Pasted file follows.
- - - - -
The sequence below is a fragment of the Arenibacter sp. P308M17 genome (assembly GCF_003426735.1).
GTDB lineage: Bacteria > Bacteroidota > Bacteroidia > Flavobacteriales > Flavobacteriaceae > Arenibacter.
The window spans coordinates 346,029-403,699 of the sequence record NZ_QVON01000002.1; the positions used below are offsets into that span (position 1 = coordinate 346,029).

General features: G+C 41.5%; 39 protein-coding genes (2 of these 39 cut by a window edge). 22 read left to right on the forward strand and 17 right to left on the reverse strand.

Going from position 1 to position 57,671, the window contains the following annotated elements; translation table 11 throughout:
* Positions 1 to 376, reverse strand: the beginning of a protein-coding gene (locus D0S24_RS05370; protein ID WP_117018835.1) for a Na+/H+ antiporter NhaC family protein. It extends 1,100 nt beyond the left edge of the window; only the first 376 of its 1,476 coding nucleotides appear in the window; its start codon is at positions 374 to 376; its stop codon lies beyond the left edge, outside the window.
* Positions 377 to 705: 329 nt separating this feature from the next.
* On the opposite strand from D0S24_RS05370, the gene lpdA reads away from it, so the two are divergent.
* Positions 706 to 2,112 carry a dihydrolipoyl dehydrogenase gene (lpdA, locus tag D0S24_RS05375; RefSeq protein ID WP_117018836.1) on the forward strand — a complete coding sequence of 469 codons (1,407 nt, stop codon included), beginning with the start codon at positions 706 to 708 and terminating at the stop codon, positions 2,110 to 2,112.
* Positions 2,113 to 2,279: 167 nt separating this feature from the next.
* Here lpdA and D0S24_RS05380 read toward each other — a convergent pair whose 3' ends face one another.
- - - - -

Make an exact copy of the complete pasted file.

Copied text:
The sequence below is a fragment of the Arenibacter sp. P308M17 genome (assembly GCF_003426735.1).
GTDB lineage: Bacteria > Bacteroidota > Bacteroidia > Flavobacteriales > Flavobacteriaceae > Arenibacter.
The window spans coordinates 346,029-403,699 of the sequence record NZ_QVON01000002.1; the positions used below are offsets into that span (position 1 = coordinate 346,029).

General features: G+C 41.5%; 39 protein-coding genes (2 of these 39 cut by a window edge). 22 read left to right on the forward strand and 17 right to left on the reverse strand.

Going from position 1 to position 57,671, the window contains the following annotated elements; translation table 11 throughout:
* Positions 1 to 376, reverse strand: the beginning of a protein-coding gene (locus D0S24_RS05370; protein ID WP_117018835.1) for a Na+/H+ antiporter NhaC family protein. It extends 1,100 nt beyond the left edge of the window; only the first 376 of its 1,476 coding nucleotides appear in the window; its start codon is at positions 374 to 376; its stop codon lies beyond the left edge, outside the window.
* Positions 377 to 705: 329 nt separating this feature from the next.
* On the opposite strand from D0S24_RS05370, the gene lpdA reads away from it, so the two are divergent.
* Positions 706 to 2,112 carry a dihydrolipoyl dehydrogenase gene (lpdA, locus tag D0S24_RS05375; RefSeq protein ID WP_117018836.1) on the forward strand — a complete coding sequence of 469 codons (1,407 nt, stop codon included), beginning with the start codon at positions 706 to 708 and terminating at the stop codon, positions 2,110 to 2,112.
* Positions 2,113 to 2,279: 167 nt separating this feature from the next.
* Here lpdA and D0S24_RS05380 read toward each other — a convergent pair whose 3' ends face one another.